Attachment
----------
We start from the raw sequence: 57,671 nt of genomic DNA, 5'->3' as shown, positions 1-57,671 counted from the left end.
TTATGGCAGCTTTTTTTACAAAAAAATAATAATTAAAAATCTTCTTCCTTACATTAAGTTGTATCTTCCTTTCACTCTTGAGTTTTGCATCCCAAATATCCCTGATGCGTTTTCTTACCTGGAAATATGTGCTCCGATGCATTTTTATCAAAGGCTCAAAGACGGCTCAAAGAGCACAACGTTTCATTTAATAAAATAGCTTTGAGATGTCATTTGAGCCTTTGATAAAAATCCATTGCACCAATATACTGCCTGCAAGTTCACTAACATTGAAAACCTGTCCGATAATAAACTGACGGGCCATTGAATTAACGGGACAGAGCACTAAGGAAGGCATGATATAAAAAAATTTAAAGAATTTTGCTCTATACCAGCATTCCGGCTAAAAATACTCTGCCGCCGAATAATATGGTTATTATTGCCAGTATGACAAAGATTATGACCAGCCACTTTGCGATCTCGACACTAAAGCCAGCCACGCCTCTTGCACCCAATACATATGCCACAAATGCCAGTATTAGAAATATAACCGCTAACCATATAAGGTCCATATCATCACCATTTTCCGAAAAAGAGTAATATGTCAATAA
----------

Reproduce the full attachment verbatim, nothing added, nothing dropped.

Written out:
We start from the raw sequence: 57,671 nt of genomic DNA, 5'->3' as shown, positions 1-57,671 counted from the left end.
TTATGGCAGCTTTTTTTACAAAAAAATAATAATTAAAAATCTTCTTCCTTACATTAAGTTGTATCTTCCTTTCACTCTTGAGTTTTGCATCCCAAATATCCCTGATGCGTTTTCTTACCTGGAAATATGTGCTCCGATGCATTTTTATCAAAGGCTCAAAGACGGCTCAAAGAGCACAACGTTTCATTTAATAAAATAGCTTTGAGATGTCATTTGAGCCTTTGATAAAAATCCATTGCACCAATATACTGCCTGCAAGTTCACTAACATTGAAAACCTGTCCGATAATAAACTGACGGGCCATTGAATTAACGGGACAGAGCACTAAGGAAGGCATGATATAAAAAAATTTAAAGAATTTTGCTCTATACCAGCATTCCGGCTAAAAATACTCTGCCGCCGAATAATATGGTTATTATTGCCAGTATGACAAAGATTATGACCAGCCACTTTGCGATCTCGACACTAAAGCCAGCCACGCCTCTTGCACCCAATACATATGCCACAAATGCCAGTATTAGAAATATAACCGCTAACCATATAAGGTCCATATCATCACCATTTTCCGAAAAAGAGTAATATGTCAATAA